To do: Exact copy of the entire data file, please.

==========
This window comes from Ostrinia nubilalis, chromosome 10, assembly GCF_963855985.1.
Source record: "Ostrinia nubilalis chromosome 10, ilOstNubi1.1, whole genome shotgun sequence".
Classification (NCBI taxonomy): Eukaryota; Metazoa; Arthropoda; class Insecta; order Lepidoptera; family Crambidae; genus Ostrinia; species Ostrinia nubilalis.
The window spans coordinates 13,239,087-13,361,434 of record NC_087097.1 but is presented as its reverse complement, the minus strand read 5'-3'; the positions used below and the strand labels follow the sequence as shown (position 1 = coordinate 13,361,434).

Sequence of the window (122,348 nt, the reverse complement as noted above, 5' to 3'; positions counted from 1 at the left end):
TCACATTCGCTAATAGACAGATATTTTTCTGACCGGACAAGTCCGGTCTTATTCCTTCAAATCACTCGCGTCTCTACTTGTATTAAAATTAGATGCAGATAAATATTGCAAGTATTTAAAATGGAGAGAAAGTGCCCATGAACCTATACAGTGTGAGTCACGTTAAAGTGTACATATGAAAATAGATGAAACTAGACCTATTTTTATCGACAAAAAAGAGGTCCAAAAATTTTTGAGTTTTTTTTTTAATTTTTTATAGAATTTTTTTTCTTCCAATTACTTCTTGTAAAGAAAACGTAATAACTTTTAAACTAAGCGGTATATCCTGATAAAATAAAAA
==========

This window comes from Ostrinia nubilalis, chromosome 10, assembly GCF_963855985.1.
Source record: "Ostrinia nubilalis chromosome 10, ilOstNubi1.1, whole genome shotgun sequence".
Classification (NCBI taxonomy): Eukaryota; Metazoa; Arthropoda; class Insecta; order Lepidoptera; family Crambidae; genus Ostrinia; species Ostrinia nubilalis.
The window spans coordinates 13,239,087-13,361,434 of record NC_087097.1 but is presented as its reverse complement, the minus strand read 5'-3'; the positions used below and the strand labels follow the sequence as shown (position 1 = coordinate 13,361,434).

Sequence of the window (122,348 nt, the reverse complement as noted above, 5' to 3'; positions counted from 1 at the left end):
TCACATTCGCTAATAGACAGATATTTTTCTGACCGGACAAGTCCGGTCTTATTCCTTCAAATCACTCGCGTCTCTACTTGTATTAAAATTAGATGCAGATAAATATTGCAAGTATTTAAAATGGAGAGAAAGTGCCCATGAACCTATACAGTGTGAGTCACGTTAAAGTGTACATATGAAAATAGATGAAACTAGACCTATTTTTATCGACAAAAAAGAGGTCCAAAAATTTTTGAGTTTTTTTTTTAATTTTTTATAGAATTTTTTTTCTTCCAATTACTTCTTGTAAAGAAAACGTAATAACTTTTAAACTAAGCGGTATATCCTGATAAAATAAAAA